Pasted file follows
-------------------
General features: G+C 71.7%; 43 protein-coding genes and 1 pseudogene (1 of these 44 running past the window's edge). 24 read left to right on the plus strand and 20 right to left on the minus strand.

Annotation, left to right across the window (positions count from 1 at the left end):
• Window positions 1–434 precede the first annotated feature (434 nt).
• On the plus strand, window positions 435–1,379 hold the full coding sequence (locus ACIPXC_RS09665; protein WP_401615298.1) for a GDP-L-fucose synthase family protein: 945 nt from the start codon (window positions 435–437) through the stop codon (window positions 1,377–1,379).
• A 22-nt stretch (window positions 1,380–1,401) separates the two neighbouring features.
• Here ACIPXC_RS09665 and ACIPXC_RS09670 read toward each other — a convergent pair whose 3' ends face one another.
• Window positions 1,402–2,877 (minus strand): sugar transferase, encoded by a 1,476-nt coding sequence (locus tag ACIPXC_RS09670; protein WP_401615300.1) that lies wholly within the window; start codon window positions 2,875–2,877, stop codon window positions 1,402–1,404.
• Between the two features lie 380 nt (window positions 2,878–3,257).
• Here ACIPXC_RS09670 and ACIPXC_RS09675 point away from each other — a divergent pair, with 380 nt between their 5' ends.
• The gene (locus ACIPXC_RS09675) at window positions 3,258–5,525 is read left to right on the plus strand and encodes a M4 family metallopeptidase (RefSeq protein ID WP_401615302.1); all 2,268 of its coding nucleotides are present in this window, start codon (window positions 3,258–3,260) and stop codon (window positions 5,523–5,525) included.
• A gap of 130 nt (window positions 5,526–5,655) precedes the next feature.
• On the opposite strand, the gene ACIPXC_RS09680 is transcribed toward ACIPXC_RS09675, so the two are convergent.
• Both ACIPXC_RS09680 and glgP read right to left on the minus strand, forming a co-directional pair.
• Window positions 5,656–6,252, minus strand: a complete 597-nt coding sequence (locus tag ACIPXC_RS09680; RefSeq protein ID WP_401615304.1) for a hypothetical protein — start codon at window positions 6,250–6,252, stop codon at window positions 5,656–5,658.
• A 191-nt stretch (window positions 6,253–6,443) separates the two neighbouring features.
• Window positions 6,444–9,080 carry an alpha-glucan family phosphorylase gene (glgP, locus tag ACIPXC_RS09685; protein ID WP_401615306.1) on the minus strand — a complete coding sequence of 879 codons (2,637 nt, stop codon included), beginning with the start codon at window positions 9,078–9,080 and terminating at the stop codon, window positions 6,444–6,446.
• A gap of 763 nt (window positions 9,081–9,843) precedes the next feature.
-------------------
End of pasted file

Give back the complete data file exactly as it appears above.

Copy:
General features: G+C 71.7%; 43 protein-coding genes and 1 pseudogene (1 of these 44 running past the window's edge). 24 read left to right on the plus strand and 20 right to left on the minus strand.

Annotation, left to right across the window (positions count from 1 at the left end):
• Window positions 1–434 precede the first annotated feature (434 nt).
• On the plus strand, window positions 435–1,379 hold the full coding sequence (locus ACIPXC_RS09665; protein WP_401615298.1) for a GDP-L-fucose synthase family protein: 945 nt from the start codon (window positions 435–437) through the stop codon (window positions 1,377–1,379).
• A 22-nt stretch (window positions 1,380–1,401) separates the two neighbouring features.
• Here ACIPXC_RS09665 and ACIPXC_RS09670 read toward each other — a convergent pair whose 3' ends face one another.
• Window positions 1,402–2,877 (minus strand): sugar transferase, encoded by a 1,476-nt coding sequence (locus tag ACIPXC_RS09670; protein WP_401615300.1) that lies wholly within the window; start codon window positions 2,875–2,877, stop codon window positions 1,402–1,404.
• Between the two features lie 380 nt (window positions 2,878–3,257).
• Here ACIPXC_RS09670 and ACIPXC_RS09675 point away from each other — a divergent pair, with 380 nt between their 5' ends.
• The gene (locus ACIPXC_RS09675) at window positions 3,258–5,525 is read left to right on the plus strand and encodes a M4 family metallopeptidase (RefSeq protein ID WP_401615302.1); all 2,268 of its coding nucleotides are present in this window, start codon (window positions 3,258–3,260) and stop codon (window positions 5,523–5,525) included.
• A gap of 130 nt (window positions 5,526–5,655) precedes the next feature.
• On the opposite strand, the gene ACIPXC_RS09680 is transcribed toward ACIPXC_RS09675, so the two are convergent.
• Both ACIPXC_RS09680 and glgP read right to left on the minus strand, forming a co-directional pair.
• Window positions 5,656–6,252, minus strand: a complete 597-nt coding sequence (locus tag ACIPXC_RS09680; RefSeq protein ID WP_401615304.1) for a hypothetical protein — start codon at window positions 6,250–6,252, stop codon at window positions 5,656–5,658.
• A 191-nt stretch (window positions 6,253–6,443) separates the two neighbouring features.
• Window positions 6,444–9,080 carry an alpha-glucan family phosphorylase gene (glgP, locus tag ACIPXC_RS09685; protein ID WP_401615306.1) on the minus strand — a complete coding sequence of 879 codons (2,637 nt, stop codon included), beginning with the start codon at window positions 9,078–9,080 and terminating at the stop codon, window positions 6,444–6,446.
• A gap of 763 nt (window positions 9,081–9,843) precedes the next feature.